Tuesday, November 8, 2016

If you plan to go to college and/or enter the workplace in your future, it is important that you begin to develop a well-rounded skill set and the qualities that go along with that. Here are the Top 5 Ways to Be a Well-Rounded Student:

  1. Volunteer.  
    Volunteering has a myriad of benefits. You are not only helping someone who might be in need or requires assistance in order to carry out daily tasks, but you also grow as a person through volunteering. Volunteering helps you develop responsibility and maturity because you are looking after an individual, a group of people, or an animal, which requires attention to detail, time management skills, and sacrificing your own desires to ensure they are looked after well. Their livelihood is in your hands. Also, volunteering creates a better world, not only for the present, but also for the future. Your service in the community today will make a better tomorrow for generations to come. If you want to volunteer, but have no idea where to begin, start by thinking: Where can I make a difference? What do I see that I want to change to better my community? Then find a place in your community that offers volunteering in that area. There are so many opportunities to get involved, from helping out at the Special Olympics, to cleaning up a park with a local environmental organization, to walking dogs at a shelter near you!

  1. Hone your skills. 
    Your future career path will hopefully follow your passion. It's never too early to get extra practice and challenge yourself in the areas you potentially see yourself pursuing in the future. Colleges and employers look for someone who has gone the extra mile to master their craft. Don't just practice singing in your bedroom; take some vocal lessons and sign up for choir in school to integrate singing into your life in a serious way. Don't feel satisfied doing well on your math tests? Why not sign up for Math Olympiad? If you want to participate in this extra-curricular activity that strengthens problem-solving skills (a crucial skill in life) and stretches your creative muscles, but your school does not offer Math Olympiad, or their team is full, we have some good news. Select SpiderSmart centers are now Math Olympiad institution teams! Sign up today at: https://moemsatspidersmartofashburn.eventbrite.com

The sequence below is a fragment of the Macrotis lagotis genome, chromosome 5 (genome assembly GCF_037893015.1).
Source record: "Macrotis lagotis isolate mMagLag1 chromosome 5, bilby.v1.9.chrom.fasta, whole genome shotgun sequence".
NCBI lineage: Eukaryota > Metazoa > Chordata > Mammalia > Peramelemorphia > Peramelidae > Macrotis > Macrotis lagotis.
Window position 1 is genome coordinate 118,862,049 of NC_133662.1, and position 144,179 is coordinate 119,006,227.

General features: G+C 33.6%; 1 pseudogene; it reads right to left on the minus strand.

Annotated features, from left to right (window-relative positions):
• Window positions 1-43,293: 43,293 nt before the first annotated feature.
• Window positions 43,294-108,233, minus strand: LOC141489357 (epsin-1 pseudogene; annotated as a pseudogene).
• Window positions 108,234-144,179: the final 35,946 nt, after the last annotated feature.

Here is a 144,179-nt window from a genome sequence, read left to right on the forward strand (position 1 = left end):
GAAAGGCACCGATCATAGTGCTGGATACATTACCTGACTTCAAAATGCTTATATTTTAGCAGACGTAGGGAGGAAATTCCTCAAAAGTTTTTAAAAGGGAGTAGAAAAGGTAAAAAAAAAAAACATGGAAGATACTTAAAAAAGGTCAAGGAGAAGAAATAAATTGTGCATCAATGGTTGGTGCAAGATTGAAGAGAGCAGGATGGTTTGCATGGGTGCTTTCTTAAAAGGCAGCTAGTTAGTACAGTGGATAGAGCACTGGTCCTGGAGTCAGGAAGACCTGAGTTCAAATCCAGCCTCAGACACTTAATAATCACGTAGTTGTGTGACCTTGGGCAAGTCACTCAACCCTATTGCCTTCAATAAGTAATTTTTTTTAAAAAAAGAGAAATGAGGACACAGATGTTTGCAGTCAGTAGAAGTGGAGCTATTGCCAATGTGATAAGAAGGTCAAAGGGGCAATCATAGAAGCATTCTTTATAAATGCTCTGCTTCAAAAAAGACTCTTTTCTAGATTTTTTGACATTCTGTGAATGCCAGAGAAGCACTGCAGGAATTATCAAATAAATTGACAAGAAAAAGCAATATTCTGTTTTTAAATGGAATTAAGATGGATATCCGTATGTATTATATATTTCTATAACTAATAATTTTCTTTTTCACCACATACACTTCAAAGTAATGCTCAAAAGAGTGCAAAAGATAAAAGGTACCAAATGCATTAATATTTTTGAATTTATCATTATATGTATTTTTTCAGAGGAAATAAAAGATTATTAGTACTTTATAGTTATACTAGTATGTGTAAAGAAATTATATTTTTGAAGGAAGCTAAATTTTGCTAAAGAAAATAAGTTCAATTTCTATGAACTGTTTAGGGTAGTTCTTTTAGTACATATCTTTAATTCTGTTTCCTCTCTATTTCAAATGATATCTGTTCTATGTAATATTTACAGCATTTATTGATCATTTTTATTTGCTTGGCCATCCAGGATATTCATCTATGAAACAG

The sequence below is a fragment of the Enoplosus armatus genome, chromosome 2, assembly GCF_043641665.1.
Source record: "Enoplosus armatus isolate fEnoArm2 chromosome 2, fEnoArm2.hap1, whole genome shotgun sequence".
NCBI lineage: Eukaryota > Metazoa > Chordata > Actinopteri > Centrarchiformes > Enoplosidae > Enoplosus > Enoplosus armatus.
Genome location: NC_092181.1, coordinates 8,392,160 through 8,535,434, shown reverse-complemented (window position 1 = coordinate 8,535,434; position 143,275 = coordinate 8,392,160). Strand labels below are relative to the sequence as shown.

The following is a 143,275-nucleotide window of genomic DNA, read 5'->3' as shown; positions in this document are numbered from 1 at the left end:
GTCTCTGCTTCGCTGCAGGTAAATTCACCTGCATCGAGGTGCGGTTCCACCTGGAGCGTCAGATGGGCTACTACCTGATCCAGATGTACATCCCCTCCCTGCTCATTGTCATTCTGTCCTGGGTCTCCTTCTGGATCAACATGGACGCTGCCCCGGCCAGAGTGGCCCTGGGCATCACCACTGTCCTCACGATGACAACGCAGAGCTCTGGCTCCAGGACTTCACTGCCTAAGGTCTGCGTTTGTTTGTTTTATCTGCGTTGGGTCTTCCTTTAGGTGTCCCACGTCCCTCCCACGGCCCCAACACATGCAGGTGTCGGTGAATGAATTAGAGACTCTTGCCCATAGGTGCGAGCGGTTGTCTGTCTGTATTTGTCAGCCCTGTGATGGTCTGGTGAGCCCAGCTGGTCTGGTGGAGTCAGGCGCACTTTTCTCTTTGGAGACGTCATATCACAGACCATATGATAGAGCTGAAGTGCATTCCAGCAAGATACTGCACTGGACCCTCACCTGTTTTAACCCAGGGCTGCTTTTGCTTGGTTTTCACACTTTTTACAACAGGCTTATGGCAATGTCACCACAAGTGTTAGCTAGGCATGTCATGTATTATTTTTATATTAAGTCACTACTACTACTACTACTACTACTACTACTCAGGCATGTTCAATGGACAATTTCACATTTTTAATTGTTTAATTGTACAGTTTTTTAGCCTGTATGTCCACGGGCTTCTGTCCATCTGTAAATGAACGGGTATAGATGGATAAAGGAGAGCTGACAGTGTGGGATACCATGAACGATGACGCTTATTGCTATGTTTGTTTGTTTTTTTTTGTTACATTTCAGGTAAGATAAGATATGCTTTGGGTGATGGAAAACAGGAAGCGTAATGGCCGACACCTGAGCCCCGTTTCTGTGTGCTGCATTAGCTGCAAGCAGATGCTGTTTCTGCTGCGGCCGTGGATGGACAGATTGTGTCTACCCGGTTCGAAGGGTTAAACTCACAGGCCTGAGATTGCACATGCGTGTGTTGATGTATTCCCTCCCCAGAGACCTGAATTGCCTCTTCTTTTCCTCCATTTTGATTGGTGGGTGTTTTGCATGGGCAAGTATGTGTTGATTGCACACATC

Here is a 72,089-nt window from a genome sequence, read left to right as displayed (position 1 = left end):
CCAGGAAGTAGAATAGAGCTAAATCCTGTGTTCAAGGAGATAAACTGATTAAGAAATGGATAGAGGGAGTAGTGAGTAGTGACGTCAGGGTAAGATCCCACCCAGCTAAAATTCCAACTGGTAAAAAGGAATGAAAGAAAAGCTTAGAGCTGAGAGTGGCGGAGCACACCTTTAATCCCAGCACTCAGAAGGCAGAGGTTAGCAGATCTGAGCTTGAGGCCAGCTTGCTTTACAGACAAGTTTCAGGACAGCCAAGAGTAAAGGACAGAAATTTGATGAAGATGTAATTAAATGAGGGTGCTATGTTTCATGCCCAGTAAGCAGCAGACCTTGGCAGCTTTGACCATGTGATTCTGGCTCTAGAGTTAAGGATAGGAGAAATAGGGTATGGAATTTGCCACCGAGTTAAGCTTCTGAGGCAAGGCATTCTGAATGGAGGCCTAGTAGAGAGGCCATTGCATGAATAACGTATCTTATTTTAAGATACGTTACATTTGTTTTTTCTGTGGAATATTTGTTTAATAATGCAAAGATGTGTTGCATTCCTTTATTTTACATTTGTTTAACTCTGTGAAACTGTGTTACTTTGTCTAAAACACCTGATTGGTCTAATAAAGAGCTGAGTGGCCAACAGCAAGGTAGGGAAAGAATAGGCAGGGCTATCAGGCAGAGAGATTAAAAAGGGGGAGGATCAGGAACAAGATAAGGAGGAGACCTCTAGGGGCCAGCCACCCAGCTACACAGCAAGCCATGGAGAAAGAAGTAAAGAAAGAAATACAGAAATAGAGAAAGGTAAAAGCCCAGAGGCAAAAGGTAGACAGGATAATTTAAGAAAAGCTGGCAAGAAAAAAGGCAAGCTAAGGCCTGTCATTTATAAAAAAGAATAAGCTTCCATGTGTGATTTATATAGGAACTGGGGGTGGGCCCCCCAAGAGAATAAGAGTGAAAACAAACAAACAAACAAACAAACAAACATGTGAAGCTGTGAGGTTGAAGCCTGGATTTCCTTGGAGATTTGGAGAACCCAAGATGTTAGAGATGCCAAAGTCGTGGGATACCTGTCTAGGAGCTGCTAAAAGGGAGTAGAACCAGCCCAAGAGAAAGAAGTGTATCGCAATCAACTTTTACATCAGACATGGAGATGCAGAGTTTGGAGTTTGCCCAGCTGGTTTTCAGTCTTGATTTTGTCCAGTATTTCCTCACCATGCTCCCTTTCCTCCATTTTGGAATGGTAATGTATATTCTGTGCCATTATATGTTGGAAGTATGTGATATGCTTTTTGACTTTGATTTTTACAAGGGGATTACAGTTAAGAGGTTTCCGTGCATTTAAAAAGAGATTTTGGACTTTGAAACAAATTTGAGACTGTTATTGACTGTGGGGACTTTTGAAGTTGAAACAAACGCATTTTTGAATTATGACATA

1. Try something new.  
     If you come across an internship or a volunteer position in a field that's always interested you but which you've never worked in before, it's your chance to try it and see if it sparks your interest. Also, doing things that are difficult help strengthen your problem-solving skills, resourcefulness, and adaptability.

  1. Reflect on your experience.   
    Reflection is a tool that you will use the rest of your school and university career, as well as your adult life. It helps you acquire mental focus and discipline. It also encourages you to see what you do well, and highlights areas of improvement for the future.

  1. Be selective.  
    Remember that colleges are looking for well-rounded, but focused individuals. If your extracurriculars are all over the map, it doesn't always come across as well-rounded, but instead scattered. Keeping your interests and your extracurriculars aligned to fields you are thinking about utilizing in the future will make you more attractive to college admissions committees, as well as prospective employers. Ask yourself these questions before getting involved in something: Why should I invest my time in doing this? Is this an exploratory step that will contribute toward my future and my community at large, or is it just something else to add to my already busy schedule?

No comments:

Post a Comment